I keep stressing that it is the people, loyalty, team effort and atmosphere that make up our law firm. We are still the only English Law Firm in Serbia and Montenegro. With the right people, the right approach and their talent, we have enjoyed and participated in numerous headline deals, says Mark Harrison himself.
It was over two decades ago that you decided to open an English law firm in Serbia. Why?
I thought that might be your first question – everyone asks me ‘why Belgrade?’ The answer is simple: fate, in which I am a great believer. I had no connections to the then Yugoslavia. I visited as a child in 1973 and then my first time in Belgrade was 1976. Little did I know that, 22 years later, I would be moving there to live.
It all arose in 1983, when I was a lawyer at Linklaters, a “Magic Circle” firm in London. One of their clients was Beogradska Banka and they agreed a lawyer from Belgrade could be seconded to the London Office for six months to see how an English law firm works. I was working late one night and saw this guy in a nearby room. Being a Yorkshireman, I invited him out for a drink. The next night I was at Tottenham Hotspur football ground with a group of Yugoslavs cheering on Hajduk Split from Croatia!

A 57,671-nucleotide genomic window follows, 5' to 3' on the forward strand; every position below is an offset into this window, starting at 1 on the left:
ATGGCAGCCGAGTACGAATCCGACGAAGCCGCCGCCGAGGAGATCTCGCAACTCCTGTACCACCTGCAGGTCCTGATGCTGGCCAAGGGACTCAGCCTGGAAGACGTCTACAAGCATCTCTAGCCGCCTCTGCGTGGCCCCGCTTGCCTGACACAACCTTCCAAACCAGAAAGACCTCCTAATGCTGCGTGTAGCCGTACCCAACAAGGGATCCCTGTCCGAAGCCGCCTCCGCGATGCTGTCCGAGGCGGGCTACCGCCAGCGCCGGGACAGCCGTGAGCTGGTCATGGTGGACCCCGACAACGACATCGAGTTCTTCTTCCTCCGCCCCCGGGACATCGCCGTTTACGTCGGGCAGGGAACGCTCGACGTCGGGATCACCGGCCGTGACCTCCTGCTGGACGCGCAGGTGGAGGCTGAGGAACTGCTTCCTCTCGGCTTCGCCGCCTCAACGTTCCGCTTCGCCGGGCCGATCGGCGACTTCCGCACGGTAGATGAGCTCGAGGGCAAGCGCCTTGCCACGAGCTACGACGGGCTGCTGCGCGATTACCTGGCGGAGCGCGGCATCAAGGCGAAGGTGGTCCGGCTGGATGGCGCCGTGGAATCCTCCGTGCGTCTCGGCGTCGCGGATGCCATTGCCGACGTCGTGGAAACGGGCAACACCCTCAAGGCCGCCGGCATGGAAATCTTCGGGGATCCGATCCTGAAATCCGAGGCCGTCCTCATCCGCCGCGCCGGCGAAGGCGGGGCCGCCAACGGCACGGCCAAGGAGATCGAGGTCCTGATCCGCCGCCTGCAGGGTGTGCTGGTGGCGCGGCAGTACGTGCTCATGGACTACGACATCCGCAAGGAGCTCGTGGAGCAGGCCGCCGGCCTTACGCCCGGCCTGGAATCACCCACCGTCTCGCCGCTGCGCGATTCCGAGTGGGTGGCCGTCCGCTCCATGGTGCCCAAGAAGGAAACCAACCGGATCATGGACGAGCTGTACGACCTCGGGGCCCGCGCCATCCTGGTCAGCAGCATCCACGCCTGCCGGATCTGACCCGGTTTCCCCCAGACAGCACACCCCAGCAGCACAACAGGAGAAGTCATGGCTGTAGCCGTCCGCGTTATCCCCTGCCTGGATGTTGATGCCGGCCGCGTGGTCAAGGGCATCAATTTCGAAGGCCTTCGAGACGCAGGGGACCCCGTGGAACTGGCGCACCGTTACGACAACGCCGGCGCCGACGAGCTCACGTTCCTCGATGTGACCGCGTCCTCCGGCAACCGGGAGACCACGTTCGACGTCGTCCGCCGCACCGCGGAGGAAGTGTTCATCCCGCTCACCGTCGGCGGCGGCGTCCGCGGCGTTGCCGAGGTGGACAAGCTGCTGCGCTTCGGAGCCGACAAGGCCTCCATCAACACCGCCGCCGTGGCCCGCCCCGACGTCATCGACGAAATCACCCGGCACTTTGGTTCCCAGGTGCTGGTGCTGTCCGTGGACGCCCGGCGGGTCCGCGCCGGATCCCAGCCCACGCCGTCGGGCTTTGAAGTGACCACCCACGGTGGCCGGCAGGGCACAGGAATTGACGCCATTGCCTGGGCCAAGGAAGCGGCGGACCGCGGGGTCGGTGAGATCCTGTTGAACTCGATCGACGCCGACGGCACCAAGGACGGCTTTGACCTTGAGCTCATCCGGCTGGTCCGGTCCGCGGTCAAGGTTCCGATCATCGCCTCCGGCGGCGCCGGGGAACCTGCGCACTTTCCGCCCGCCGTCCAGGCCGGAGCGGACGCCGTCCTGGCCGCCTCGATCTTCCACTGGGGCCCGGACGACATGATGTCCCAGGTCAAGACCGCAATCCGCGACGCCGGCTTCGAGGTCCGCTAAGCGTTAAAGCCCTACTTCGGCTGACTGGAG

The Belgrade lawyer knew all the top Yugoslav businessmen working in London, basically for the daughter companies of their mother companies in Belgrade, and I gradually – over five or six years – became the trusted lawyer of, say, two out of every three large Yugoslav companies in London. I was then invited to Belgrade to meet their big bosses, travelling with JAT from London via Zagreb. They were the golden years of 1988 and 1989.
I had then become Head of Central and Eastern Europe for a large firm, Eversheds, and convinced them to open an office in Belgrade in 1991. It was bad timing. In June of 1991 the troubles started in Slovenia and by May 1992 sanctions were in place, and weren’t lifted until late 1995.